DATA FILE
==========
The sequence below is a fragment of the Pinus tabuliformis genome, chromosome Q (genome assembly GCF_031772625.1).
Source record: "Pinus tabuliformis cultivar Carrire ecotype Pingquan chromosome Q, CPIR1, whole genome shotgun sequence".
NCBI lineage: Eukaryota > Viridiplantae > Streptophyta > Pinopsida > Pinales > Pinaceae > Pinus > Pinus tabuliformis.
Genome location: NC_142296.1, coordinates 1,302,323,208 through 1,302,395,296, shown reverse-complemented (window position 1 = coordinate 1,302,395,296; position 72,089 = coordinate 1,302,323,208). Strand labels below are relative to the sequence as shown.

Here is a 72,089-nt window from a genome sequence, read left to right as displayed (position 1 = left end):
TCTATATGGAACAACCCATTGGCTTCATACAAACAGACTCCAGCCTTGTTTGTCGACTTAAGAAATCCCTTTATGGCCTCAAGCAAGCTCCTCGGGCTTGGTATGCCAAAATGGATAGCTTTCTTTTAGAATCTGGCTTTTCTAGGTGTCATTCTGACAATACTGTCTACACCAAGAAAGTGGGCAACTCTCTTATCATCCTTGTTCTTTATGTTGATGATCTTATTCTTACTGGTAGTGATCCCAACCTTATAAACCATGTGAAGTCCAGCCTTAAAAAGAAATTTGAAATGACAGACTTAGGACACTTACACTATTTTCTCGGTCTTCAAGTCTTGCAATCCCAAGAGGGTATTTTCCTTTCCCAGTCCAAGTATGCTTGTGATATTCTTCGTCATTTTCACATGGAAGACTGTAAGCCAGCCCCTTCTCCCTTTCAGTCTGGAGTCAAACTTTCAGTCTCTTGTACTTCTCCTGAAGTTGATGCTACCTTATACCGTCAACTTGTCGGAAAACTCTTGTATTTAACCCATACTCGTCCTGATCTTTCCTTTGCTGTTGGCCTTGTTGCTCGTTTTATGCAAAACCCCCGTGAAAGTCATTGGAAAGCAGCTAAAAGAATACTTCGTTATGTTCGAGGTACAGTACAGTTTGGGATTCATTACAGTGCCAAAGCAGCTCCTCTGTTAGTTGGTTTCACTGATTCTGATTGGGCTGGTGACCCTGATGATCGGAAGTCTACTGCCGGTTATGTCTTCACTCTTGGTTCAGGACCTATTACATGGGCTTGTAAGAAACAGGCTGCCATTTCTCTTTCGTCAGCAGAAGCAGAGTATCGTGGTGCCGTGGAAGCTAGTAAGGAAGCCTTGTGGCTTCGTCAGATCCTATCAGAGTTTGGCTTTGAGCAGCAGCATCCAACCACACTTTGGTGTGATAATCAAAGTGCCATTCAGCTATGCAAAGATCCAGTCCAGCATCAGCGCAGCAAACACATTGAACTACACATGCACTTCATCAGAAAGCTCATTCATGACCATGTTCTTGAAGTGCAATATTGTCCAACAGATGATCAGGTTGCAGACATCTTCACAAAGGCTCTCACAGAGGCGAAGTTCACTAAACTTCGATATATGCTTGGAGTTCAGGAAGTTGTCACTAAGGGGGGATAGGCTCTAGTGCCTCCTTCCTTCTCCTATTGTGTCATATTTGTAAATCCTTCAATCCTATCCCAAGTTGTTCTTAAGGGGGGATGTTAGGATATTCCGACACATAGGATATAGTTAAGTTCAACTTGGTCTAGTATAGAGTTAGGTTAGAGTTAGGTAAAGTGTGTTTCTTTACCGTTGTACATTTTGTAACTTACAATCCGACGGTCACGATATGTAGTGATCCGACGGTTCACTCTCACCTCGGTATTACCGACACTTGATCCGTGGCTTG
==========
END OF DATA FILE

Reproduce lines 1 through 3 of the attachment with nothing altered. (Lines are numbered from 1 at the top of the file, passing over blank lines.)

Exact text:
The sequence below is a fragment of the Pinus tabuliformis genome, chromosome Q (genome assembly GCF_031772625.1).
Source record: "Pinus tabuliformis cultivar Carrire ecotype Pingquan chromosome Q, CPIR1, whole genome shotgun sequence".
NCBI lineage: Eukaryota > Viridiplantae > Streptophyta > Pinopsida > Pinales > Pinaceae > Pinus > Pinus tabuliformis.